> >> >>         Content-type: application/ipp
> >> >>         Transfer-Encoding: chunked
> >> >>         ...
> >> >> 
> >> >>         In the above example, the client indicates that it wants to
> >> >>         communicate using the TLS protocol using RSA for encryption
> and
> >> >>         40 bit export variety key, no signature and a message digest
> >> >>         using MD5 one-way hash function.
> >> >> 
> >> >>         IPP Client Configured for Proxy Service
> >> >>         ------------------------------------------------------
> >> >> 
> >> >>         When an IPP client that uses a proxy named "myproxy.com"
> >> >>         obtains the URL
> >> >>  
> >> >> "ipp://myhost.com/myprinter/myqueue/AUTH=TLS;RSA-EXPORT40;NULL;MD5",
> >> >>         it MUST open a TCP connection to myproxy.com with the
> following
> >> >>         example headers:
> >> >> 
> >> >>         POST http://myhost.com:631/myprinter/myqueue HTTP/1.1
> >> >>         Host: myproxy.com:8080
> >> >>         Security-Protocol: TLS; RSA-EXPORT40; NULL; MD5
> >> >>         Content-type: application/ipp
> >> >>         Transfer-Encoding: chunked
> >> >>         ...
> >> >> 
> >> >>         Note that the virtual host problem is still being debated in
> >> >>         the TLS working group, and the above translation for proxy
> >> >>         service may have to be changed.
> >> >> 
> >> >> 
> >> >>         SERVER GENERATED URIs:
> >> >>         -----------------------------------------
> >> >> 
> >> >>         At the server end several URIs are generated in response to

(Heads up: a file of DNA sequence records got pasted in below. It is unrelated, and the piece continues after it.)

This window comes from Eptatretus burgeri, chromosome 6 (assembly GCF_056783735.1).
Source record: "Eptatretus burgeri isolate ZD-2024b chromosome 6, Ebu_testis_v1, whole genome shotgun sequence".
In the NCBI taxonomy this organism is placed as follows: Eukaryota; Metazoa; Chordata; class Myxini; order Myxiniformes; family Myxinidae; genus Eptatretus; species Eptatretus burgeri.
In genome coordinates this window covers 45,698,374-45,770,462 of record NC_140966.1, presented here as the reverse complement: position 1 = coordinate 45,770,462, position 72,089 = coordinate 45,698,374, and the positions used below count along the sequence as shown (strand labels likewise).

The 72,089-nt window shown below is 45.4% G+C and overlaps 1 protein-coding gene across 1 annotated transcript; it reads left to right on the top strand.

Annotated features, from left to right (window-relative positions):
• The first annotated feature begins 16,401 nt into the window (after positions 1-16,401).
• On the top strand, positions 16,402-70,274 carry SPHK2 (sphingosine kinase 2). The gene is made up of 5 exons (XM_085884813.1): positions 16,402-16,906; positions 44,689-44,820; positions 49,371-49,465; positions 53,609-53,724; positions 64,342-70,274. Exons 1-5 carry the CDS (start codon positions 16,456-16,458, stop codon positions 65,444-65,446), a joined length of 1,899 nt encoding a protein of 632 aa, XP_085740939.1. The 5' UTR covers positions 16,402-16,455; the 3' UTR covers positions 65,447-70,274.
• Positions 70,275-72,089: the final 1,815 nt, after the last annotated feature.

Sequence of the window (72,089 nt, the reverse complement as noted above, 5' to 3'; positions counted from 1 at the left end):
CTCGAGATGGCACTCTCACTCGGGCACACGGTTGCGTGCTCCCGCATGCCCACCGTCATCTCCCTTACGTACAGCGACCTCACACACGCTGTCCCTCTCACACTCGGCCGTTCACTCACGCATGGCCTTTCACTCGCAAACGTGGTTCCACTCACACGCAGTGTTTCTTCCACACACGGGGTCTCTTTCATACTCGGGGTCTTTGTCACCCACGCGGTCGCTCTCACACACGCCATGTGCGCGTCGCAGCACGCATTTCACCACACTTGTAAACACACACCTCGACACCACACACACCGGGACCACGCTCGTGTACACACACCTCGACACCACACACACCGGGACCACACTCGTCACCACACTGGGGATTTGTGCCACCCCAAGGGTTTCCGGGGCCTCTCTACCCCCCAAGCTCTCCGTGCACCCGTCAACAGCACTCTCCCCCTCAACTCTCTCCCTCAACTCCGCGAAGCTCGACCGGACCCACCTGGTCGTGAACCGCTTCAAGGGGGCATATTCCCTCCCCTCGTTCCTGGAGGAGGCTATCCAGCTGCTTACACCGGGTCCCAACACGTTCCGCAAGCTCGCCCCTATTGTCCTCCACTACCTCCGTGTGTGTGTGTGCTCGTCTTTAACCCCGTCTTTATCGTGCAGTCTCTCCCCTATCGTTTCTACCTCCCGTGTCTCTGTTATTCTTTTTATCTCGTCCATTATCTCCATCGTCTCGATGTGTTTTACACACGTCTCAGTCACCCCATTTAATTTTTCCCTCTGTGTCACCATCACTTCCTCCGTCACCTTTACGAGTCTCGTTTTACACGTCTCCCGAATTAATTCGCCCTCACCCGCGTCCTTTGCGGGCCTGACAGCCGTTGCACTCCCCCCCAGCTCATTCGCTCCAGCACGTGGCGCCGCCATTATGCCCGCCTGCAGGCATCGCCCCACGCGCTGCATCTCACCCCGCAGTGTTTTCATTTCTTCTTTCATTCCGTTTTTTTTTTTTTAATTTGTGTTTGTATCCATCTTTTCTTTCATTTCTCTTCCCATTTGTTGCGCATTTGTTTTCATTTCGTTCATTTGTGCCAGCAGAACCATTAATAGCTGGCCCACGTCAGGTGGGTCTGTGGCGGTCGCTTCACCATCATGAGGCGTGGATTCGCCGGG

> a
> >> >>         client's request (job query, job cancel, etc.). These URIs
> will
> >> >>         use the IPP method with IPP security parameters. The client
> >> >>         will then use these URIs for their specific needs.  The
> >> >>         security protocol must match the security protocol used
> >> >>         initially by the client to communicate with the server. The
> >> >>         individual security parameters must match the security
> >> >>         parameters actually used. Note that these parameters may
> differ
> >> >>         from the parameters specified in the original IPP URI.
> >> >> 
> >> >> 
> >> >> 
> >> >> ------
> >> >> 
> >> >> 
> >> >> 
> >> >> Carl-Uno Manros
> >> >> Principal Engineer - Advanced Printing Standards - Xerox Corporation
> >> >> 701 S. Aviation Blvd., El Segundo, CA, M/S: ESAE-231
> >> >> Phone +1-310-333 8273, Fax +1-310-333 5514
> >> >> Email: manros at cp10.es.xerox.com
> >> >
> >> >
> >> Carl-Uno Manros
> >> Principal Engineer - Advanced Printing Standards - Xerox Corporation
> >> 701 S. Aviation Blvd., El Segundo, CA, M/S: ESAE-231
> >> Phone +1-310-333 8273, Fax +1-310-333 5514
> >> Email: manros at cp10.es.xerox.com
> >
> >
> Carl-Uno Manros
> Principal Engineer - Advanced Printing Standards - Xerox Corporation
> 701 S. Aviation Blvd., El Segundo, CA, M/S: ESAE-231
> Phone +1-310-333 8273, Fax +1-310-333 5514
> Email: manros at cp10.es.xerox.com